Bridging the Gap: Bridges (2 Min Read)
Let’s cross some historic bridges and their unforgettable past!!
Latin Bridge: Sarajevo- The assassination here was the cause of the Word War I
Archduke Franz Ferdinand was assassinated at the northern end of this structure by Gavilro Princip, a Bosnian Serb who was just 19 years old. This assassination was the spark that lit the fuse to what would become the deadly war the world had ever known. There is a large museum nearby dedicated to the events of the dreadful war. Ironically during the Yugoslav era, the bridge was known as ‘Princip Bridge’.
Old Sava Bridge: Belgrade- A school teacher saved it from demolition during World War 2
Occupying German forces built the Old Sava Bridge in 1942, naming it Prinz Eugen. While the battle for the liberation of Belgrade was still raging in, Germans laid the explosives to destroy the bridge on retreat. However, Miladin Zaric, a primary school teacher spotted the opportunity when it was briefly unattended, to cut the already lit wires connected to the explosives. This bridge was one the very few bridges in Europe which the retreating Germans did not manage to destroy. For this extraordinary & selfless service, Zaric received gold & silver medal for bravery.
Aioi Bridge: Hiroshima- Infamously used as the aiming point for the atomic bomb
On 6th August, 1945- through a gap in the clouds over Hiroshima, the crew of Enola Bay (Boeing B-29 Superfortress Bomber) could easily make out the distinctive shape of the Aioi Bridge with its three arms. This was the aiming point for the first atomic bomb used in warfare. Although the bomb actually exploded 300 m away, the bridge was severely damaged, and was rebuilt after the war.
Glienicke Bridge: Germany- Bridge of Spies
Opened in 1907, this bridge crosses the Havel River, linking Berlin and Potsdam. During the cold war, as this portion of the Havel formed the border between West Berlin and East Germany, the bridge was used several times for the exchange of the captured spies. The 2015 Steven Spielberg film ‘Bridge of Spies’ was partly filmed here.
Ponte Vecchio Bridge:Florence- It has shops built along its length
It was once a common sight for the bridges in the bygone Roman Era to have shops built along their length. The Ponte Vecchio is one of the very few bridges left in the world that still features these. It had been destroyed by flood several times, but rebuilt each time. An interesting feature of this fascinating old structure is the number of padlocks attached to its railings.
Vizcaya Bridge:Spain- World’s first transporter’s bridge
This UNESCO World Heritage structure links the towns of Portugalete and Las Arenas in Northern Spain. The perfect combination of beauty & functionality: the bridge permits the people to cross the river while not disturbing the maritime traffic. It was designed by engineer Alberto Palacio, a disciple of Gustav Eiffel.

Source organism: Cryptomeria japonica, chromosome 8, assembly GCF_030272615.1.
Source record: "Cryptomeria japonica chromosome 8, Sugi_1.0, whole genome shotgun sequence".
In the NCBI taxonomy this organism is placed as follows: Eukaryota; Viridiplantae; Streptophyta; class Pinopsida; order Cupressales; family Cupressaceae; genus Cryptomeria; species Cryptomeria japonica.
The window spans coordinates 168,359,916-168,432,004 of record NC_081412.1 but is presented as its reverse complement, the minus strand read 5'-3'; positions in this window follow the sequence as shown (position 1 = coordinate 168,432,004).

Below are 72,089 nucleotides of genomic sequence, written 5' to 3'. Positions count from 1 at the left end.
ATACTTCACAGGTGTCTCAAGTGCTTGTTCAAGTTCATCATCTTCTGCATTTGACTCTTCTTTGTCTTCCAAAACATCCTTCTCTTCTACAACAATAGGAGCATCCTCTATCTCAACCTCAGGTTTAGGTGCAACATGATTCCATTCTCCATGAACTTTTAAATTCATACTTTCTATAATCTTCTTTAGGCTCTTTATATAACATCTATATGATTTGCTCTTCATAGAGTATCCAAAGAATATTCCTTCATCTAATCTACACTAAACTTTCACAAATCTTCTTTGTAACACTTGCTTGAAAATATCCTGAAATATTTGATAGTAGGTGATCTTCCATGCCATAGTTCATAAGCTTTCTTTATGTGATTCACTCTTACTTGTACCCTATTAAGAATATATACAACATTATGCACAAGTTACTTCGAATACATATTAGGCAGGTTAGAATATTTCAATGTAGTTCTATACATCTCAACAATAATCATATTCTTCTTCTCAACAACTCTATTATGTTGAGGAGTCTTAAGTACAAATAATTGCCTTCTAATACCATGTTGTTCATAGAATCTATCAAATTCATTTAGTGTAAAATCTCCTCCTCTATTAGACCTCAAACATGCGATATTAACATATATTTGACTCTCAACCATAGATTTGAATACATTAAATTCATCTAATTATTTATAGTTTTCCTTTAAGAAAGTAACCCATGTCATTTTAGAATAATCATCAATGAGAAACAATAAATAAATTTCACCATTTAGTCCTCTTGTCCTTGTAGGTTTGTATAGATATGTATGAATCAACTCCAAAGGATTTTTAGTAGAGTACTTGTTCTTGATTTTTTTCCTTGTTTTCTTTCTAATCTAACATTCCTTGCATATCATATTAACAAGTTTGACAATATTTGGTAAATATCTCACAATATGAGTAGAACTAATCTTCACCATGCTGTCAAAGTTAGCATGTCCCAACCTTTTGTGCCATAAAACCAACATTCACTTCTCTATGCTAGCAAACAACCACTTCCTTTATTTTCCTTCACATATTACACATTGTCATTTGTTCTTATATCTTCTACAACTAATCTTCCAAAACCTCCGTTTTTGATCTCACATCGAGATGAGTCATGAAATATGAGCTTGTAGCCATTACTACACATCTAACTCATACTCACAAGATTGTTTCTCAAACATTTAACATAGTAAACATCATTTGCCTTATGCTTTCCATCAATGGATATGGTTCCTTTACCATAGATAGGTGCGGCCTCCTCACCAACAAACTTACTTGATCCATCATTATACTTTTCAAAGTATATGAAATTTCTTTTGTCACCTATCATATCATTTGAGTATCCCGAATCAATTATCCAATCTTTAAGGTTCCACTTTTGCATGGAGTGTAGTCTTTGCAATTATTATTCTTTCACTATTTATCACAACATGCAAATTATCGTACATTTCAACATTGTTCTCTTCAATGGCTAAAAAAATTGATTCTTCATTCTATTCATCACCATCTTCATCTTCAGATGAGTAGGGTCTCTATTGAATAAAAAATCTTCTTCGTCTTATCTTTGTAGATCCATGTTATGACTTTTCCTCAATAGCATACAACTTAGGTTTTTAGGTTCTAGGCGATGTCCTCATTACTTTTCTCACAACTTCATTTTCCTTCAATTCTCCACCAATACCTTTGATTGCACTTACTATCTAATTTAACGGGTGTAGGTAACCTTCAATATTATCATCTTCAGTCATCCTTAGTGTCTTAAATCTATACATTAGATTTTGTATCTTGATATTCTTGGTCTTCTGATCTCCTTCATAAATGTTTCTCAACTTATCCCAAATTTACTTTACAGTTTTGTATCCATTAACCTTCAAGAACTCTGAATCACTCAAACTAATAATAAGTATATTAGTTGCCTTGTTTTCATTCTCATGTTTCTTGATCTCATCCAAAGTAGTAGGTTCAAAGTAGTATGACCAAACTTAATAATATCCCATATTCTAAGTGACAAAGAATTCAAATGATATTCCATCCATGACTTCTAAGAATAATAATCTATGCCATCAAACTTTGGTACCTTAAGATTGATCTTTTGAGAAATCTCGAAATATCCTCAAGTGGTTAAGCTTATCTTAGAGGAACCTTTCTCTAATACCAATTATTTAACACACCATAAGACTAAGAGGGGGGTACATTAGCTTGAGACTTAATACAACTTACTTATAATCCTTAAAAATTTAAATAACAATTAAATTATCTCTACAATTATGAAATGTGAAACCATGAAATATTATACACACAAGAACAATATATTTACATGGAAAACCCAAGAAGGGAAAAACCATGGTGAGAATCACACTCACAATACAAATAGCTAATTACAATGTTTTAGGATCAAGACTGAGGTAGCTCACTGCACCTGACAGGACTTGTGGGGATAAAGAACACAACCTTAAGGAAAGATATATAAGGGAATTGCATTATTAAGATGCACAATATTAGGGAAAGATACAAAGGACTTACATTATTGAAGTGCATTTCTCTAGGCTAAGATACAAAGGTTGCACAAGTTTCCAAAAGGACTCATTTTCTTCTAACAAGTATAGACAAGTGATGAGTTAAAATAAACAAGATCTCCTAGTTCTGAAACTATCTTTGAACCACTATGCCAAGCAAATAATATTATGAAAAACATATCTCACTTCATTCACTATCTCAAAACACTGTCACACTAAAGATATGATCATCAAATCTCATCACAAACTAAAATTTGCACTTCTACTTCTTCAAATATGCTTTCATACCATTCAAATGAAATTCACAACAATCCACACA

Edmund Pettus Bridge:USA- The scene of a famous confrontation in the history of Civil Rights Movement
On March 7th, 1965, several hundred activists began what was to be a 50 Mile march from Selma, Alabama to the capital in Montgomery. They were confronted and attacked by state troopers in this bridge, an event that came to be known as ‘Bloody Sunday’. Later a large contingent who were given federal court protection, successfully completed the march two weeks later.
15 July Martyrs Bridge: Istanbul- Linking the two Continents
This suspension bridge known as either the First Bridge or the Bosporus Bridge, links the European and Asian parts of Istanbul, on either side of the Bosporus Strait. It was given its present name in 2016 in memory of soldiers who were killed defending the bridge during an attempted coup that year.
Ponte Sant’ Angelo:Rome- It had been used by the Popes as a fortress
It was built across the river Tiber in Rome to link the centre of the city with the Emperor Hadrian’s newly constructed mausoleum. In 1535 Pope Clement VII authorised to collect toll from the pilgrims who were forced to use this bridge to reach St Peter’s Basilica.
The Bridge of No Return: South Korea & North Korea
Separating the two countries is 150 mile strip of land called the Demilitarized Zone (DMZ) and in the middle of all this is the Military Demarcation Line (MDL). A bridge was built across the MDL which was used in exchanging prisoners after the Korean war. The prisoners held were taken to the south end of the bridge and offered the choice to cross it or remain in South Korea. If they crossed it they were never to return, and this gave rise to the name “Bridge of No Return”. The crew of the USS Pueblo were the last prisoners to cross the bridge, in 1968. The bridge has not been used since 1976.
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